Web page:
Agnaldo dos Santos
Ilha de Itaparica - Bahia, 1926
Salvador - Bahia, 1962
The first artistic inspirations and aspirations of Agnaldo Manuel dos Santos may have started to appear soon after 1947, when he was employed as a watchman in the studio of sculptor Mário Cravo Jr. Encouraged by Mário Cravo Jr., he began working as his assistant and ended up producing his own works in 1953.
Even in his first works, it is already possible to identify the use of various references, such as traditional African arts. It was the photographer and researcher Pierre Verger who would have shown him photographs of African sculptures, which became an interest and an influence in his production ever since. Agnaldo also had contact with at least one African art exhibition held in Salvador, Bahia, in 1959.
Agnaldo traveled and explored the São Francisco River basin as a mediator in the acquisition and sale of traditional wood carved figureheads, called “Carrancas”. It was through this business relationship that he met and became friends with Francisco Biquiba dy Lafuente Guarany, considered the most important master in that art making. Agnaldo's growing interest in Carrancas and in the lessons he learned from Guarany was reflected in his production, which began to incorporate more and more elements of the peculiar aesthetic of figureheads in some of his works, which were named “Cabeça de animal” (Animal Head), “Cabeça de tatu”, (Armadillo head), among others.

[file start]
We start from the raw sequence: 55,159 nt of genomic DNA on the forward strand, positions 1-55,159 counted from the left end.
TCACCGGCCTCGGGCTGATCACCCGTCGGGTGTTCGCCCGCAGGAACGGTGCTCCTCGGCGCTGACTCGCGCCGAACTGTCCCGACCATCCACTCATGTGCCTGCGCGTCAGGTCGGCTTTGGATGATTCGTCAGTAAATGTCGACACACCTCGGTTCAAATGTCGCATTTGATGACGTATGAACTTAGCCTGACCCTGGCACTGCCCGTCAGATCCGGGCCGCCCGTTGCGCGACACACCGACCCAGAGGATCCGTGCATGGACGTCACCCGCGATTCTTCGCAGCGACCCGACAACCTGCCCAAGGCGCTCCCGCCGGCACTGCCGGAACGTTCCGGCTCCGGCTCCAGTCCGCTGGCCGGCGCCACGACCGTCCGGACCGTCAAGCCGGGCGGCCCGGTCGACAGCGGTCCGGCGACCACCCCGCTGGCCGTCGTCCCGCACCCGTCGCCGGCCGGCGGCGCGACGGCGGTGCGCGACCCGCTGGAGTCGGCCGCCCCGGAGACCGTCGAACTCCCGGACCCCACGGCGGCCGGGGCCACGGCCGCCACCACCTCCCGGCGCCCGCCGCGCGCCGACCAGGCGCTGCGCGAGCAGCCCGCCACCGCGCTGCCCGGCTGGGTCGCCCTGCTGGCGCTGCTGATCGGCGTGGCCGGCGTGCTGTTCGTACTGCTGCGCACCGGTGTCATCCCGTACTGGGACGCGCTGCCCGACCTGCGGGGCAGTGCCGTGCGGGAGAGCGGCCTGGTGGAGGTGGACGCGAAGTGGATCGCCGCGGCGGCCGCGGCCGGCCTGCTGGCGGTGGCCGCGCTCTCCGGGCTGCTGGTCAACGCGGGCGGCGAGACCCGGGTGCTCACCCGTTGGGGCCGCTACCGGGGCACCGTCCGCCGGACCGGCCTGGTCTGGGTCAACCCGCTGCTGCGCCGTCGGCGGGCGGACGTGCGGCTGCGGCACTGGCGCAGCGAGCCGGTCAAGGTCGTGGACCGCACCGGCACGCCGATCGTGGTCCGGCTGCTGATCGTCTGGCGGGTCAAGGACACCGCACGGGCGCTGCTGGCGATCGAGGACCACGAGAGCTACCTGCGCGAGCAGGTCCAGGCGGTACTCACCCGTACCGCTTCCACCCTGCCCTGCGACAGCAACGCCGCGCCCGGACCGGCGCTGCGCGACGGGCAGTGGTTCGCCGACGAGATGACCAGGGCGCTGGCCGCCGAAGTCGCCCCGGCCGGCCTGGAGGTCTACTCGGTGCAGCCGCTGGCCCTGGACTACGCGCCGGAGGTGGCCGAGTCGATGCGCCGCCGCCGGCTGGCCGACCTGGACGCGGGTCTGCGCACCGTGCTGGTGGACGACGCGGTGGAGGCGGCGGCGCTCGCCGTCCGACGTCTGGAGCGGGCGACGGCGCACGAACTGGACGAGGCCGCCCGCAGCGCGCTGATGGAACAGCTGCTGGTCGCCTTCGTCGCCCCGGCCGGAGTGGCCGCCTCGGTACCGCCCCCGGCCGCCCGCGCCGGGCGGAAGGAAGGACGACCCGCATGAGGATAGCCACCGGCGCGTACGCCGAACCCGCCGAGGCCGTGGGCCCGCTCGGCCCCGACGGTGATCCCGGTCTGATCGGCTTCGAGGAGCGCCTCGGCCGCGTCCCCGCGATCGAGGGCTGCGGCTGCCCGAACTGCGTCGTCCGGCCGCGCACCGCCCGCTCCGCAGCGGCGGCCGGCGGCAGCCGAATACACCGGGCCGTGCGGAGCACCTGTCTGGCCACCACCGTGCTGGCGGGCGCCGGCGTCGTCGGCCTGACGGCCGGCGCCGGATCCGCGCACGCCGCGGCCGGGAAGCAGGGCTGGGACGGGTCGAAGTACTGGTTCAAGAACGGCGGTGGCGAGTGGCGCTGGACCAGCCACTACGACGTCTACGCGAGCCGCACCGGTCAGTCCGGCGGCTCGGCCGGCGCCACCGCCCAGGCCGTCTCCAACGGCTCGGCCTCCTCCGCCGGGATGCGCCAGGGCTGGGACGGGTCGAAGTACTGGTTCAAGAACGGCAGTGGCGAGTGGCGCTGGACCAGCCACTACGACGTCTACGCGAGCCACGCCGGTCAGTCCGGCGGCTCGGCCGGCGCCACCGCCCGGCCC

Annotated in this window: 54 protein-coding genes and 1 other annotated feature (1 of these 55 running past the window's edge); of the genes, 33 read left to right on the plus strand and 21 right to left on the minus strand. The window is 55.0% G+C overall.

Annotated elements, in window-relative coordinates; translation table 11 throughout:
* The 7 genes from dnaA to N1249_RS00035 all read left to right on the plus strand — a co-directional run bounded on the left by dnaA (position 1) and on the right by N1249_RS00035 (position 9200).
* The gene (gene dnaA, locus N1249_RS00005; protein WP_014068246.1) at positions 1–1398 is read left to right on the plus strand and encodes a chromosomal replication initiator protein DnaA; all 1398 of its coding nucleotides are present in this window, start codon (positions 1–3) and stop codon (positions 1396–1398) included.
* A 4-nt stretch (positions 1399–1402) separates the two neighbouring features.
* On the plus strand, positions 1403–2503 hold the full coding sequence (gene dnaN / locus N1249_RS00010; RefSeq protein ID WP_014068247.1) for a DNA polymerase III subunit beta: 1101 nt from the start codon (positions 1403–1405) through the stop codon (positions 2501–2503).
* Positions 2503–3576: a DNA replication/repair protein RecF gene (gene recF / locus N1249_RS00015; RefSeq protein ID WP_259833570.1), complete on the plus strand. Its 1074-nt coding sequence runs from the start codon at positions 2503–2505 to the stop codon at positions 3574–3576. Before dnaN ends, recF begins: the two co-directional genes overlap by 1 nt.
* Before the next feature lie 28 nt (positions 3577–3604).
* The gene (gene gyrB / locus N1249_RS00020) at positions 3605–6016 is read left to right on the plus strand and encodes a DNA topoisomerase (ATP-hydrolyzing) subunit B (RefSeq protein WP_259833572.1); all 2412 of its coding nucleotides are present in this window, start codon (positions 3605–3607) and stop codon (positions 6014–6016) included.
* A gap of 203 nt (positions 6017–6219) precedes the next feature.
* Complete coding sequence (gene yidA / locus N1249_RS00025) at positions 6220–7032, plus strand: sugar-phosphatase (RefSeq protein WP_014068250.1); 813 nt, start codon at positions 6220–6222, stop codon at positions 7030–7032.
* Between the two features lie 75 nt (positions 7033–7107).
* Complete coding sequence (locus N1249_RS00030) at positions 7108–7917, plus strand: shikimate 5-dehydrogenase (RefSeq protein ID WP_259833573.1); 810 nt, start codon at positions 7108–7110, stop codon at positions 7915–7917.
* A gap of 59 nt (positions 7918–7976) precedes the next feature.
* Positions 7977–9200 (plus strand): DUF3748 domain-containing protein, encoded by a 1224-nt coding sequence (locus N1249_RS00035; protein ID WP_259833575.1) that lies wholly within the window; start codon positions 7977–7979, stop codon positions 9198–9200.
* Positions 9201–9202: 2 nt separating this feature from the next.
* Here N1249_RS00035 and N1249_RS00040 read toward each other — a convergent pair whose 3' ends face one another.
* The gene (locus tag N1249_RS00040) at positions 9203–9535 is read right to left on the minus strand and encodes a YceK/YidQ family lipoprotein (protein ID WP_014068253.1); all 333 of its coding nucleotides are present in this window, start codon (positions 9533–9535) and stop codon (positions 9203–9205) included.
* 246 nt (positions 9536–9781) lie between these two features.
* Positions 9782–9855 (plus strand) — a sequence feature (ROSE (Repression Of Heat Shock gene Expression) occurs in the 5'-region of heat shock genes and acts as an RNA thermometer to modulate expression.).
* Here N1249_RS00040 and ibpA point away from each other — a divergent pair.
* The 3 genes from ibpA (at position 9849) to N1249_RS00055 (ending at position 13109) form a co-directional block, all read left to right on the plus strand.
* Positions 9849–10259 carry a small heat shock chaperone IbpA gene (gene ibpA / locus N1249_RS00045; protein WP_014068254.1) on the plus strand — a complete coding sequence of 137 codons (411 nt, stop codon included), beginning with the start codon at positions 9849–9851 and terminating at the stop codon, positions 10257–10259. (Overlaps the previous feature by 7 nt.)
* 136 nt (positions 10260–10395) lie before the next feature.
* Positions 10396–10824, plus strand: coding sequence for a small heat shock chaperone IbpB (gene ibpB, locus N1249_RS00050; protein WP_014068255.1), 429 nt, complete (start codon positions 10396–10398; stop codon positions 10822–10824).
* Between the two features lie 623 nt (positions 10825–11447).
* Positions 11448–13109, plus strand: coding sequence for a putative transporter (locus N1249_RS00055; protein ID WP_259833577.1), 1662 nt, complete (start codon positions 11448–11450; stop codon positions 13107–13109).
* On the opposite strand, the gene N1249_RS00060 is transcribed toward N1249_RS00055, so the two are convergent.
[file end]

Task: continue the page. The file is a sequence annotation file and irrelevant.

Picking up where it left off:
Extensive and varied, the work of Agnaldo Manuel dos Santos was always produced with wood, constantly representing anthropomorphic figures linked to essentially Brazilian themes, ranging from Afro-Brazilian religiosity, as is the case references to candomblé of the universe, the Catholic themes, such as ex-votos (small models of parts of the body used in Brazilian catholic tradition as a gift to saints, asking for for cure miracles) in wood that were collected in trips made by him and other modern artists of Bahia in the 1950s.
His artworks are scattered several museum collections in Brazil and abroad, such as the National Museum of Fine Arts in Rio de Janeiro, the Afro Brasil Museum, in São Paulo, and the Museum of Fine Arts, in Boston, United States. Many of his works are also part of important private collections.